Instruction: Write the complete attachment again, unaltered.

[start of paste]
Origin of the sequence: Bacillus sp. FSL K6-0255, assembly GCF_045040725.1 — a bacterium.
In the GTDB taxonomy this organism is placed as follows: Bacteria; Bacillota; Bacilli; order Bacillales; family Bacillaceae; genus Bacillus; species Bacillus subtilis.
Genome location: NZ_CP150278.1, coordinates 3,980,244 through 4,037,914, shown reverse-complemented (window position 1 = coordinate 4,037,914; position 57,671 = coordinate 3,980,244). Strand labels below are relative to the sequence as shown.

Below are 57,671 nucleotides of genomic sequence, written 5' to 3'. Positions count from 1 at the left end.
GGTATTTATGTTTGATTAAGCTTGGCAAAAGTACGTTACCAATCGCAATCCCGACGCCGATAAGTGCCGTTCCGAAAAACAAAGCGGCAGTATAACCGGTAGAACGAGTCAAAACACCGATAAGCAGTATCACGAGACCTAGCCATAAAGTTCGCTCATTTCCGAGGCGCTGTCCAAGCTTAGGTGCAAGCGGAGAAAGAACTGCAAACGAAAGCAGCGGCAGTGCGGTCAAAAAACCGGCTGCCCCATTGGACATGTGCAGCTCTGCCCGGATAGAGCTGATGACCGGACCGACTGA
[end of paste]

Origin of the sequence: Bacillus sp. FSL K6-0255, assembly GCF_045040725.1 — a bacterium.
In the GTDB taxonomy this organism is placed as follows: Bacteria; Bacillota; Bacilli; order Bacillales; family Bacillaceae; genus Bacillus; species Bacillus subtilis.
Genome location: NZ_CP150278.1, coordinates 3,980,244 through 4,037,914, shown reverse-complemented (window position 1 = coordinate 4,037,914; position 57,671 = coordinate 3,980,244). Strand labels below are relative to the sequence as shown.

Below are 57,671 nucleotides of genomic sequence, written 5' to 3'. Positions count from 1 at the left end.
GGTATTTATGTTTGATTAAGCTTGGCAAAAGTACGTTACCAATCGCAATCCCGACGCCGATAAGTGCCGTTCCGAAAAACAAAGCGGCAGTATAACCGGTAGAACGAGTCAAAACACCGATAAGCAGTATCACGAGACCTAGCCATAAAGTTCGCTCATTTCCGAGGCGCTGTCCAAGCTTAGGTGCAAGCGGAGAAAGAACTGCAAACGAAAGCAGCGGCAGTGCGGTCAAAAAACCGGCTGCCCCATTGGACATGTGCAGCTCTGCCCGGATAGAGCTGATGACCGGACCGACTGA